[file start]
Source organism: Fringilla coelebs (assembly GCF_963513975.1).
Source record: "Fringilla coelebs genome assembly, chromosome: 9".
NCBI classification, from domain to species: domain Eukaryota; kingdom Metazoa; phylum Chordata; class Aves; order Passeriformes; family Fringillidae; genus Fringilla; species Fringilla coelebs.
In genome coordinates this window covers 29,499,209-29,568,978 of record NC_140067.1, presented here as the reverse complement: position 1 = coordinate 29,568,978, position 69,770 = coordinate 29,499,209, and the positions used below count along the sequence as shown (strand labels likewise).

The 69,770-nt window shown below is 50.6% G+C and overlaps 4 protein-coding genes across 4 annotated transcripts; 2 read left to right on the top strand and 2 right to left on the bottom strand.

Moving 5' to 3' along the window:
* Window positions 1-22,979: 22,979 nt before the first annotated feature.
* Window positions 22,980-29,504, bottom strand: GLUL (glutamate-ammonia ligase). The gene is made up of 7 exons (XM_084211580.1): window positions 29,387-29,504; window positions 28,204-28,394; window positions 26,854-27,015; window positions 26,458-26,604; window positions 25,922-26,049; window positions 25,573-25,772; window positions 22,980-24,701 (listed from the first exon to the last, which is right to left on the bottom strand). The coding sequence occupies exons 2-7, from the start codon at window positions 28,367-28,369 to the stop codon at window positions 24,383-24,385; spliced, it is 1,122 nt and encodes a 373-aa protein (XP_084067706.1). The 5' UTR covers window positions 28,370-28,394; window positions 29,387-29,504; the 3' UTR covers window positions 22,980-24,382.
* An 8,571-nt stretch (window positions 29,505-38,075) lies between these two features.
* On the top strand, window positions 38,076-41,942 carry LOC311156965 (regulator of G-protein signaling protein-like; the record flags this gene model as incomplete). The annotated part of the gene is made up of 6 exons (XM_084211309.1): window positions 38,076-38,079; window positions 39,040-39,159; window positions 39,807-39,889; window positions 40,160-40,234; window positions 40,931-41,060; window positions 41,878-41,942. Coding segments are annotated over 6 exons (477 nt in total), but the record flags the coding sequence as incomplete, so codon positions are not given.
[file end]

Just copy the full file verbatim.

Source organism: Fringilla coelebs (assembly GCF_963513975.1).
Source record: "Fringilla coelebs genome assembly, chromosome: 9".
NCBI classification, from domain to species: domain Eukaryota; kingdom Metazoa; phylum Chordata; class Aves; order Passeriformes; family Fringillidae; genus Fringilla; species Fringilla coelebs.
In genome coordinates this window covers 29,499,209-29,568,978 of record NC_140067.1, presented here as the reverse complement: position 1 = coordinate 29,568,978, position 69,770 = coordinate 29,499,209, and the positions used below count along the sequence as shown (strand labels likewise).

The 69,770-nt window shown below is 50.6% G+C and overlaps 4 protein-coding genes across 4 annotated transcripts; 2 read left to right on the top strand and 2 right to left on the bottom strand.

Moving 5' to 3' along the window:
* Window positions 1-22,979: 22,979 nt before the first annotated feature.
* Window positions 22,980-29,504, bottom strand: GLUL (glutamate-ammonia ligase). The gene is made up of 7 exons (XM_084211580.1): window positions 29,387-29,504; window positions 28,204-28,394; window positions 26,854-27,015; window positions 26,458-26,604; window positions 25,922-26,049; window positions 25,573-25,772; window positions 22,980-24,701 (listed from the first exon to the last, which is right to left on the bottom strand). The coding sequence occupies exons 2-7, from the start codon at window positions 28,367-28,369 to the stop codon at window positions 24,383-24,385; spliced, it is 1,122 nt and encodes a 373-aa protein (XP_084067706.1). The 5' UTR covers window positions 28,370-28,394; window positions 29,387-29,504; the 3' UTR covers window positions 22,980-24,382.
* An 8,571-nt stretch (window positions 29,505-38,075) lies between these two features.
* On the top strand, window positions 38,076-41,942 carry LOC311156965 (regulator of G-protein signaling protein-like; the record flags this gene model as incomplete). The annotated part of the gene is made up of 6 exons (XM_084211309.1): window positions 38,076-38,079; window positions 39,040-39,159; window positions 39,807-39,889; window positions 40,160-40,234; window positions 40,931-41,060; window positions 41,878-41,942. Coding segments are annotated over 6 exons (477 nt in total), but the record flags the coding sequence as incomplete, so codon positions are not given.